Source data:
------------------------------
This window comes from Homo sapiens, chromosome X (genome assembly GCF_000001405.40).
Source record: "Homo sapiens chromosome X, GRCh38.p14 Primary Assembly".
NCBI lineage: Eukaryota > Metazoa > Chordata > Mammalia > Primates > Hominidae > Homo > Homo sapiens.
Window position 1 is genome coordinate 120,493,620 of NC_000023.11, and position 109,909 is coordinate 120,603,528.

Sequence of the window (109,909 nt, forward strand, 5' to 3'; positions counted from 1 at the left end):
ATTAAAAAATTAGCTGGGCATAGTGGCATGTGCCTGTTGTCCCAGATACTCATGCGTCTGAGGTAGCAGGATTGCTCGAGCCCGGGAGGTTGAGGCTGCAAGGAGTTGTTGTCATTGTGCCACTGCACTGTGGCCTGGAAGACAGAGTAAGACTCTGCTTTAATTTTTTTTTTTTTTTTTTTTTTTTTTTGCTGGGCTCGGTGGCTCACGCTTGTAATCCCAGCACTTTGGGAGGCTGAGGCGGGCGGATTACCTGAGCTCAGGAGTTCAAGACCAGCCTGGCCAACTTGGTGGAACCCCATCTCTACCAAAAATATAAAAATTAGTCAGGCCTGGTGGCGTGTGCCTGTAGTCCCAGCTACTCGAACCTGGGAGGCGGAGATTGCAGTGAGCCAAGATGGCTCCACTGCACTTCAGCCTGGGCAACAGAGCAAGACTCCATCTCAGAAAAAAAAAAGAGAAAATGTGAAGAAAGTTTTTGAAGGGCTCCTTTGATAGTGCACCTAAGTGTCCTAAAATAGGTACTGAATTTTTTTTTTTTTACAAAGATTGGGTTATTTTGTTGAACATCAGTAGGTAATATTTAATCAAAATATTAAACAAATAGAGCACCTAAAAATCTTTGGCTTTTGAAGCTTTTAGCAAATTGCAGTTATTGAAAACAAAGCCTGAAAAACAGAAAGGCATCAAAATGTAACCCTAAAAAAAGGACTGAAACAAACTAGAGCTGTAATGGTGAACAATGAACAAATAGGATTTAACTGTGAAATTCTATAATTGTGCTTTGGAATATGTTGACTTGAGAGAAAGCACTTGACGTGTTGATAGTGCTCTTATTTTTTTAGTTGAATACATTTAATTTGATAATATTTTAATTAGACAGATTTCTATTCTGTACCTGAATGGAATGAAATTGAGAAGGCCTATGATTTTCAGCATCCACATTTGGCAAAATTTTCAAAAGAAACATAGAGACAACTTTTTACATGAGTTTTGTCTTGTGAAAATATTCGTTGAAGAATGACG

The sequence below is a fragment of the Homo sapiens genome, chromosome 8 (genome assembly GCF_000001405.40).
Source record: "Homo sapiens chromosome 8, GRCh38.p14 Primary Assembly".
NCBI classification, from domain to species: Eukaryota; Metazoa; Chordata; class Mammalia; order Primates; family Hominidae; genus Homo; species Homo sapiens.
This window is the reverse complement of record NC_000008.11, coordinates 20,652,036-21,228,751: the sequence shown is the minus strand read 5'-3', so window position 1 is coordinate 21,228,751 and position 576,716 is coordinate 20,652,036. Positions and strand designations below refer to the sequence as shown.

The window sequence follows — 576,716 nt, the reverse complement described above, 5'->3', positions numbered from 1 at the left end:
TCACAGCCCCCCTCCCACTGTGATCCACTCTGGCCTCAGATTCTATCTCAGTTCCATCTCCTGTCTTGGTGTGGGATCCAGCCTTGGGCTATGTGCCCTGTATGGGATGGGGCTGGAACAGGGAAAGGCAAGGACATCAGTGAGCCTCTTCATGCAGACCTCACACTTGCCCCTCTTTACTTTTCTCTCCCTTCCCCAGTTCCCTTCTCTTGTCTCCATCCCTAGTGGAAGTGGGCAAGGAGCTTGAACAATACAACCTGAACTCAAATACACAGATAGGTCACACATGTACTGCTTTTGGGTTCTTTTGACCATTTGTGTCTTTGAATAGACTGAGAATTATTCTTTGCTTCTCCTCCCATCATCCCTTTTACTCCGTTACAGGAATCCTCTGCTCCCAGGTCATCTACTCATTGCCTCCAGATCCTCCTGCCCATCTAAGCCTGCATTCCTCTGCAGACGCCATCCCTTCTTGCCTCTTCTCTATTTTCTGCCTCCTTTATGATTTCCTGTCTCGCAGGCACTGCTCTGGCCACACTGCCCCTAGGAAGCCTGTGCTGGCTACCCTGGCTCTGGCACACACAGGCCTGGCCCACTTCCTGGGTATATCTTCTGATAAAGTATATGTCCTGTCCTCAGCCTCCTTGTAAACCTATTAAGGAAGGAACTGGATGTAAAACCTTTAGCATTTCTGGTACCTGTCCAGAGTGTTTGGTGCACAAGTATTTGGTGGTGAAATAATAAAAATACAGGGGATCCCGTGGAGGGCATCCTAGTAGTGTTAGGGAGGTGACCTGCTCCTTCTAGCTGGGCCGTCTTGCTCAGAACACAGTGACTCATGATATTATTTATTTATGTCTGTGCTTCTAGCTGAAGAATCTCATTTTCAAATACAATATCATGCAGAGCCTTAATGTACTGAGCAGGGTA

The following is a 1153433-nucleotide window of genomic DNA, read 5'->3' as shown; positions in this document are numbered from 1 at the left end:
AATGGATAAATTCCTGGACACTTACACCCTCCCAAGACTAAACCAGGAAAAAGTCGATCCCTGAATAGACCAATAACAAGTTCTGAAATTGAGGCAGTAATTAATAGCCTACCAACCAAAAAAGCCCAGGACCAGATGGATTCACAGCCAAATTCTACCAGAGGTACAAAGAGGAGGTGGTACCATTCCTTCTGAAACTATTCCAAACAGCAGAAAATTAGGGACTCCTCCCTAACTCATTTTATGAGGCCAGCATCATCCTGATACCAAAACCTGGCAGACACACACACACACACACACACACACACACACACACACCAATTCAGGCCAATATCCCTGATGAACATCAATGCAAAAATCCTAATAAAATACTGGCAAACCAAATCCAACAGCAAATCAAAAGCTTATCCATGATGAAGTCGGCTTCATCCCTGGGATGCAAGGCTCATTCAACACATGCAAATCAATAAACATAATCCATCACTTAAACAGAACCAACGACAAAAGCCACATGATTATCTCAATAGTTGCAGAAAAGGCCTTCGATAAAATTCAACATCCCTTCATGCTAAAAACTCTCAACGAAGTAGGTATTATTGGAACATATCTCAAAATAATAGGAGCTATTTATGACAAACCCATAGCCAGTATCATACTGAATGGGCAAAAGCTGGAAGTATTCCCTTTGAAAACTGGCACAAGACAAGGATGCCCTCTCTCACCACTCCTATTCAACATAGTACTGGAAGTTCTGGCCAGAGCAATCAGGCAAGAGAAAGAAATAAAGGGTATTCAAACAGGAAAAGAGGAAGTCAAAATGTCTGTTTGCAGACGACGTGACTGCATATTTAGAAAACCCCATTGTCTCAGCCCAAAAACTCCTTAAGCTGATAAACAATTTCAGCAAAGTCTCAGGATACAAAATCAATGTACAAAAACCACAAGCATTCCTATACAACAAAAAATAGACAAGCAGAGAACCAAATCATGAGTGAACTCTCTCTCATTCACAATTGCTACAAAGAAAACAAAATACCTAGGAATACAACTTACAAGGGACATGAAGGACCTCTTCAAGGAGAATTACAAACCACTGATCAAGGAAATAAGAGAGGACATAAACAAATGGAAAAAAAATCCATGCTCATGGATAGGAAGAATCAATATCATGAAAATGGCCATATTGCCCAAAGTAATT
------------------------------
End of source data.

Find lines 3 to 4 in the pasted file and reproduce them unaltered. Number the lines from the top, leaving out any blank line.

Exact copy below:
NCBI lineage: Eukaryota > Metazoa > Chordata > Mammalia > Primates > Hominidae > Homo > Homo sapiens.
Window position 1 is genome coordinate 120,493,620 of NC_000023.11, and position 109,909 is coordinate 120,603,528.